School board declines tax rate increase
Harlan County Schools
The Harlan County Board of Education declined to raise taxes during the August meeting.
The board set the 2021 tax rate for real property, tangible personal property, aircraft, and documented watercraft non-Kentucky registered watercraft at 54.8 cents per $100 of assessed value.
“Normally we struggle with tax rates because our compensating rate, based on our property valuation decreases we’ve seen over the past four or five years, is usually significant,” Superintendent Brent Roark told the board. “Our tax rate is at 54.8. It is the 58th lowest property tax rate out of 171 school districts. We are far below average on that.”
Roark gave an option for the compensating rate to bring in the same amount of revenue next year as in the current year.
“You would need to push to the compensating rate to bring in the same amount of money from last year to 55.6 cents per $100 of assessed value, an 8/10ths of one-cent increase,” he said.
He said the district would lose $50,596 by not passing the compensating rate.
Roark explained that continued declining property valuations appear to have leveled off in the district and actually reversed course this year, showing an increase for the first time in many years.
“The valuations actually increased,” said Roark. “This is the first time in four years that I’ve seen this.”
He said valuations increased from $697 million to $702 million overall for the county school district.
“When I first started that number was $1.3 billion,” said Roark. “We’ve lost almost $600 million in property valuations, mostly from the coal mines and the coal mines shutting down over the course of four or five years. But, finally this year, it has actually leveled off and went up a few million dollars. I’m really glad to see that. I thought we had hit rock bottom. I didn’t think it could go any lower.”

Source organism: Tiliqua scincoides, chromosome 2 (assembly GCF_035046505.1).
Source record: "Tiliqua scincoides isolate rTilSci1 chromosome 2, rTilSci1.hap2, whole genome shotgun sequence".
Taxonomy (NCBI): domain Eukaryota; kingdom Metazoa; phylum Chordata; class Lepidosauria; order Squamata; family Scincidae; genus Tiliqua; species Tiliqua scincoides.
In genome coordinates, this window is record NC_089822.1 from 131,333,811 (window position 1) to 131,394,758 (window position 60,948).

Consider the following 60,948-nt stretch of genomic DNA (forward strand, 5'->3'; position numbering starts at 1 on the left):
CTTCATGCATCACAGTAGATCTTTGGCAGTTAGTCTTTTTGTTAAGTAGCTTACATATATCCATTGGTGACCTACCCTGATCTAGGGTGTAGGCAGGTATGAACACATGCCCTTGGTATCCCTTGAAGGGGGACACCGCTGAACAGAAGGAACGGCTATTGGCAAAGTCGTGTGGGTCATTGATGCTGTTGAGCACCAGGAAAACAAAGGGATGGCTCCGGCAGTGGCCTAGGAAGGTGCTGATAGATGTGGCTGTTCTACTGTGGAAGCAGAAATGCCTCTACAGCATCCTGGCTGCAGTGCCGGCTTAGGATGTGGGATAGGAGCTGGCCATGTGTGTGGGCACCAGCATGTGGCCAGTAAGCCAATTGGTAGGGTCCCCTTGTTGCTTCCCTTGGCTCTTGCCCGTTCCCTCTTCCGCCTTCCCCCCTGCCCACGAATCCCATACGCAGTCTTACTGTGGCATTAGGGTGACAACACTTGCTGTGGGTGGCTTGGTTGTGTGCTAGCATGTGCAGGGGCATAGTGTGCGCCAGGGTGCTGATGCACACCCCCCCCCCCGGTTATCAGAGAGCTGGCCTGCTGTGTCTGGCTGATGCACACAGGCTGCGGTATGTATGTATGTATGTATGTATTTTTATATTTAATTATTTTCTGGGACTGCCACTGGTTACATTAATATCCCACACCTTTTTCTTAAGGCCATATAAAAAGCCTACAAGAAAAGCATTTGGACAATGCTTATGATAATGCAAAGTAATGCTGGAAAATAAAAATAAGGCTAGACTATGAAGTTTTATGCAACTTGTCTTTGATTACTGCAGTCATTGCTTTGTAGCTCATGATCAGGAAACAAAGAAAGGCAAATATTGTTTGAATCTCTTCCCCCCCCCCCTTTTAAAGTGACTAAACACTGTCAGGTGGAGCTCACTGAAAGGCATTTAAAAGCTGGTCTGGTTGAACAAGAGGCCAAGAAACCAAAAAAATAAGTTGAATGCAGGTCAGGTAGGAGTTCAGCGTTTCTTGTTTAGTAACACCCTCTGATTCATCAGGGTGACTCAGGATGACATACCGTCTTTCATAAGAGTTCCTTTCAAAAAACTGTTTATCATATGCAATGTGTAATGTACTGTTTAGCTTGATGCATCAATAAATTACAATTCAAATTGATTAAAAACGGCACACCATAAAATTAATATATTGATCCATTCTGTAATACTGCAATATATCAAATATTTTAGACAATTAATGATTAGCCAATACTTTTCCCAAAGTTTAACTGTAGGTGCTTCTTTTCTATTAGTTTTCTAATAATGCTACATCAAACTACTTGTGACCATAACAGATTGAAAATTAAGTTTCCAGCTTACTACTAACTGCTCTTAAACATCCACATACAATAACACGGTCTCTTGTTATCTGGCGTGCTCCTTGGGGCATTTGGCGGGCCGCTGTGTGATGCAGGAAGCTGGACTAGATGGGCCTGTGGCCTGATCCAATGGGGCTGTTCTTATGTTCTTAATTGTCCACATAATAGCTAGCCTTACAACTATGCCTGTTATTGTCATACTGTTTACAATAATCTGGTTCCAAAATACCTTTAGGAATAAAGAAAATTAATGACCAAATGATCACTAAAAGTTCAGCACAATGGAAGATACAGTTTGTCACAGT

The board discussed various proposals for the tax rate and revenue projections. Roark did caution the board. “Every time you don’t take the compensating rate you cost yourself that much money for perpetuity, for the future,” he said.
Board member Hiram Fields said that while it doesn’t’ seem like much to take the compensating rate, he noted residents have been hit hard with rate hikes from utilities, other goods and services, and the impact of the Covid-19 Virus.
“I’d say leave it where it is,” said Board Member John Wes Sheffield.
Board member Wallace Napier said that the district has received additional funding and agreed not raising the rate “would be the best move right now.”
Board members Myra Mosley and Gary Farmer agreed as well. The board voted unanimously without any objections that the tax rate remain the same.
In addition, the board left the 2022 motor vehicle tax rate at 46.4 cents per $100 of assessed value.
“I strongly suggest you don’t move the motor vehicle tax rate, said Roark. “It is the 15th lowest tax rate in the state out of 171 school districts. I suggest you do not move it and leave it right where it is. We will be fine.”
In other action, the board agreed to provide an additional 20 days of employment to three high school assistant principals at the request of Roark. He said the assistants do not receive extended days, but work extensively in the summer school program, ballgames, and other school functions.
“If you are up there anytime you will see an assistant principal there helping out Mr. Farmer (Athletic Director Eugene Farmer)…
They work a ton of extra hours,” said Roark.
“They are not getting a very large stipend for the amount of work they do. I feel like I work them for free for a lot of hours,” he said. Their current stipend has been $3,300.
In other action, the board approved:
• A resolution concerning employees who are quarantined due to the Covid-19 virus;
• A trip for Harlan County High School dual credit students to attend regional colleges for campus visits:
• Awarded the school picture bid to Tyler Helton Photography.
• Agreed to advertise for bids for towing (wrecker) services.
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